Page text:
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Pallet distribution best practices

As an essential part of supply chains, implementing best practices for improving pallet distribution can give businesses many advantages. These are some best practices for overcoming pallet distribution problems and optimising supply chains, from improving pallet distribution to minimising the damage and loss of shipments.

Tips for improving pallet distribution

Supply chains and businesses benefit most from continual improvements and optimisation of pallet distribution. From the moment a pallet shipment is collected to the point of delivery, improving pallet distribution and delivery reflects on efficiency and costs.

Following these tips can help your supply chain to benefit from improved efficiency and reduced costs:

Standardisations for automation

Automation and robotics are becoming popular trends in pallet distribution. Implementing automation alongside humans can significantly improve the efficiency and reliability of pallet distribution.

One way to implement automation into the pallet distribution process is by standardising pallets. Standardising pallets improves the fit to your production lines, alongside handling and storage systems. It also helps improve supply chain efficiency and streamline processes.

Standardised pallets will follow the ISO 6780 standard, which sets all pallet sizes, dimensions, and tolerances. The International Standard also ensures consistency in quality based on the various materials used for pallet construction, including wood, metal, and plastic.

Non-standardised pallets can encounter several problems throughout the supply chain process. Firstly, handling equipment may be incompatible with the construction of such pallets. This makes moving pallet shipments much more difficult and increases the risk of damage.

Secondly, non-standardised pallets may be constructed in different sizes and diameters. This can result in non-standardised pallets being too large or too small. The size difference can create problems in safe and secure storage, leading to poor space utilisation.

Thirdly, the materials used for constructing non-standardised pallets may be lower quality. As a result, non-standardised pallets may not be as durable or safe. Using non-standardised pallets increases the risk of damage or injury.

Ensuring standardised pallets are used throughout the pallet process ensures all shipments are compatible with handling equipment, and such pallets can be integrated seamlessly with integrated automation systems.

Online tracking systems

Throughout the supply chain, pallet shipments can visit any number of warehouses, processing facilities, or regional distribution hubs. The more locations a pallet shipment is likely to make, the more likely something may get delayed or missing.

Besides this, many businesses and customers may want to keep an eye on the location of their pallet shipments and when delivery will be made. Implementing an online tracking system allows for easy tracking of shipments throughout the supply chain can help with this.

Nowadays, most available tracking systems work in real-time and use GPS systems to track the location and whereabouts of pallet shipments precisely. Tracking can be accessed through a designated system by entering a unique code or number.

Each shipment processed through a pallet distribution network is given a unique ID, number, or barcode used for identification. At each stage of the distribution process, pallet shipments are processed using their identification ID or barcode.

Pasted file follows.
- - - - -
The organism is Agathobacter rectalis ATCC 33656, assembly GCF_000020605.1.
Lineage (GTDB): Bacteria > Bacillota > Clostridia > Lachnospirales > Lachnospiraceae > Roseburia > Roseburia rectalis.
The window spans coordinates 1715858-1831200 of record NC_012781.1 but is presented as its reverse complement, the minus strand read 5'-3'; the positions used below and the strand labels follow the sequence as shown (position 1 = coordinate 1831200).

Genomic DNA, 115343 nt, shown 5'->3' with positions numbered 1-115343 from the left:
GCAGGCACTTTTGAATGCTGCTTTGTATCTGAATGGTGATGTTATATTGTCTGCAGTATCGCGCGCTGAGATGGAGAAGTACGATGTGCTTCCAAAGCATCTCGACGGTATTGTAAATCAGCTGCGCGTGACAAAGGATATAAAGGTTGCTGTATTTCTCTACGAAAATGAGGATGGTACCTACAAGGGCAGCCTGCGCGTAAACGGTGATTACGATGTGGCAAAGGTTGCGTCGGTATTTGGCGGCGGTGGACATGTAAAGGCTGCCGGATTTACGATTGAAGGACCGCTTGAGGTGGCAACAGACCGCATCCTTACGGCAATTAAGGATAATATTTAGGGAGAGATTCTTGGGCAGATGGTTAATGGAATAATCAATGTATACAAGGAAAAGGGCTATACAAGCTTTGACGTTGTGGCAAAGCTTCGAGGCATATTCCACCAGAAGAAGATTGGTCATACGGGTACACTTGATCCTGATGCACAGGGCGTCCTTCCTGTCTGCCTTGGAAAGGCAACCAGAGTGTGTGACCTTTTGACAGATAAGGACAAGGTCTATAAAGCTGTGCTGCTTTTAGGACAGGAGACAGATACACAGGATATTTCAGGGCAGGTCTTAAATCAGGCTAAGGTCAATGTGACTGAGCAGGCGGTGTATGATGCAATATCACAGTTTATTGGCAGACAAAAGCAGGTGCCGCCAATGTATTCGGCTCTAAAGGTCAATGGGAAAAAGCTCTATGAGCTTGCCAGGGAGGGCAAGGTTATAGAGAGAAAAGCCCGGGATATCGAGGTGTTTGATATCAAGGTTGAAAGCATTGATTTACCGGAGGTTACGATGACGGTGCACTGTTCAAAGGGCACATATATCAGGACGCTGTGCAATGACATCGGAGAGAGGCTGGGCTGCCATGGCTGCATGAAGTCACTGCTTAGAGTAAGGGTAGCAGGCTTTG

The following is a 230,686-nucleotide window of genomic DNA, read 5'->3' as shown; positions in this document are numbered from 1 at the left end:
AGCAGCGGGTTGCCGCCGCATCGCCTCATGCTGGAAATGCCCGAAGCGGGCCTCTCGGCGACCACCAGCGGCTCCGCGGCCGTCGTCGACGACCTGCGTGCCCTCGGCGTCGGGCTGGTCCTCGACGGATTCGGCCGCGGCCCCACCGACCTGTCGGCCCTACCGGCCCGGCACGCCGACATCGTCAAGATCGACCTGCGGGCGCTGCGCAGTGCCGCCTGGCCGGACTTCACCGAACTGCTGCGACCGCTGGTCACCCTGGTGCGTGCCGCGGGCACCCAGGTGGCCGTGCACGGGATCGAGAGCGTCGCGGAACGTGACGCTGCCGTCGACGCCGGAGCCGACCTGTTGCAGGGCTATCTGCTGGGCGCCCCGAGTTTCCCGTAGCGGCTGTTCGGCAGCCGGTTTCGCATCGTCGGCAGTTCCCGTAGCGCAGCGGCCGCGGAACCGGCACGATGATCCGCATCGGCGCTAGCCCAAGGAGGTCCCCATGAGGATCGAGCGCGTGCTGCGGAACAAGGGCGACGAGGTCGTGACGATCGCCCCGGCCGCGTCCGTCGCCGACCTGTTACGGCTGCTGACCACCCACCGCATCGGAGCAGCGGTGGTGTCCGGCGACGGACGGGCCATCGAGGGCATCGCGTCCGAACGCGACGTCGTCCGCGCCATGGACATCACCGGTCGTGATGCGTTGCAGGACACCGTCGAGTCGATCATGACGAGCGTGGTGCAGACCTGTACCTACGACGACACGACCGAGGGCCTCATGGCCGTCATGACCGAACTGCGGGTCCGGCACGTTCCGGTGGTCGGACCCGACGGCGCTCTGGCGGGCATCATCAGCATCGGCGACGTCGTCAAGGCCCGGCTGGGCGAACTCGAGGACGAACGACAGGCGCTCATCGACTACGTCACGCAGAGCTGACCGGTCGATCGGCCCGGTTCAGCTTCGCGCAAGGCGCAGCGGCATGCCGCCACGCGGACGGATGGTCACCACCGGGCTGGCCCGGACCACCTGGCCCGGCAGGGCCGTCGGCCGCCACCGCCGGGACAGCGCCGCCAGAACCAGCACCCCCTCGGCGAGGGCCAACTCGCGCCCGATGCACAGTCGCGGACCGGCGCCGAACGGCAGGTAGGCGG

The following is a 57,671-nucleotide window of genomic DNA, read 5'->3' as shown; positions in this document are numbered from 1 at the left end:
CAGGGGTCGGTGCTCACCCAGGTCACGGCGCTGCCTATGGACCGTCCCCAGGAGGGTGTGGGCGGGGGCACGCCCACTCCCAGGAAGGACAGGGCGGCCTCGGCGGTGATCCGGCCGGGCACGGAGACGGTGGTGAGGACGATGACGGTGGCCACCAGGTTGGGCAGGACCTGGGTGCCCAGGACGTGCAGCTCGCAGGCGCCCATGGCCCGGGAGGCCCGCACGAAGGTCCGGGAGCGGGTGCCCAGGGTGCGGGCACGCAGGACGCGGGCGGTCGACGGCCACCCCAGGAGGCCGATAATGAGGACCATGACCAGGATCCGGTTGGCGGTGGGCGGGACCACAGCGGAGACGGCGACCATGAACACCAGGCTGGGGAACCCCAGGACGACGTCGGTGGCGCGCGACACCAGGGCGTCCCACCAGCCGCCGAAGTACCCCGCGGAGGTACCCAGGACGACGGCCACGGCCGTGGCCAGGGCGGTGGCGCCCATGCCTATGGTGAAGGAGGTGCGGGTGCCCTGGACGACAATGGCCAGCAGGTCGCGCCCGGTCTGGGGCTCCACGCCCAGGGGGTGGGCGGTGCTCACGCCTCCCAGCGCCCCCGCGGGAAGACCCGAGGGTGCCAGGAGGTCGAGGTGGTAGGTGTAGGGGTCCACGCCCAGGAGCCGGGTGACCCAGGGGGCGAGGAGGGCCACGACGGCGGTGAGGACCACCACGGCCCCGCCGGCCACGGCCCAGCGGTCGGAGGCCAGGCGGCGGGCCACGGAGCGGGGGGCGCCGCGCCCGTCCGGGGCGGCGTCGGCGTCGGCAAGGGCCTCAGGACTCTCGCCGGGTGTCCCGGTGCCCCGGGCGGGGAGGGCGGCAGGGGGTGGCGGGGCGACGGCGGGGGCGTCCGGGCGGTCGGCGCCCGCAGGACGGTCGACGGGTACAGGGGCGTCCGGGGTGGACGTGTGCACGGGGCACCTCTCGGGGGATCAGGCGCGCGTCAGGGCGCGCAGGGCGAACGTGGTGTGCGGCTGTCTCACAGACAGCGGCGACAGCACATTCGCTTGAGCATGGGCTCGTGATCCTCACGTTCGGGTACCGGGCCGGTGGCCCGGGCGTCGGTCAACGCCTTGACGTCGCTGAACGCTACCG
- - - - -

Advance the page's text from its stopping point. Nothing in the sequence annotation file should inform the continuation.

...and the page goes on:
Then, the tracking system is updated to reflect accurate pallet shipment locations. Many tracking systems now allow access to distribution documentation, such as proof of delivery. Providing easy and electronic access to such documentation reduces the risk of errors.

Space and vehicle utilisation

Optimising the space and vehicle utilisation, including loading optimisation, is another tip for improving pallet distribution. Improving the space utilisation of vehicles throughout the supply chain and pallet distribution process helps sustainable pallet distribution and efficient supply chains.

In the same way that warehouses need to optimise their storage and space usage, the same goes for loading pallets onto vehicles. Load optimisation, or load planning, involves using software to map out and plan how various shipments will be loaded and stacked onto a vehicle.

Load planning attempts to maximise the available space within a vehicle. This is achieved by consolidating multiple shipments into the best arrangement possible so that deliveries can be made in the least number of vehicles.

Such planning involves optimising and effectively using space to carry as many pallet shipments as possible. Usually, vehicles may carry multiple pallet shipments to reduce emissions and vehicle wastage. After all, no distribution firm wants to truck empty loads!

If properly conducted, load optimisation can improve the efficiency of supply chains, increase delivery capacity, and lower overheads. The result is much-improved pallet distribution while delivering customer satisfaction and quality service. Route optimisation in pallet distribution can also help improve supply chain efficiency.

Strategies for minimising pallet damage and loss

During transportation, it is likely that pallet shipments may experience damage or loss through contamination. Damage or loss can occur at any stage throughout the pallet distribution process, whether handling pallets or improper packing.

Fortunately, some strategies can be implemented to minimise the damage or loss of pallets throughout the distribution network.

Handling equipment

Most of the time, pallet shipments are damaged through improper handling. Various handling equipment, such as forklifts, can damage pallets (and potentially their content) by improper operating such equipment.

Forklift trucks are the culprit of most pallet damage and can cause unintentional damage to pallets in many ways:

  • Using force during pallet entry.
  • Inaccurate fork placement.
  • Unlevel forks.
  • Not adjusting the fork spread according to load size.
  • Short forking (only partially loading a pallet onto the forks).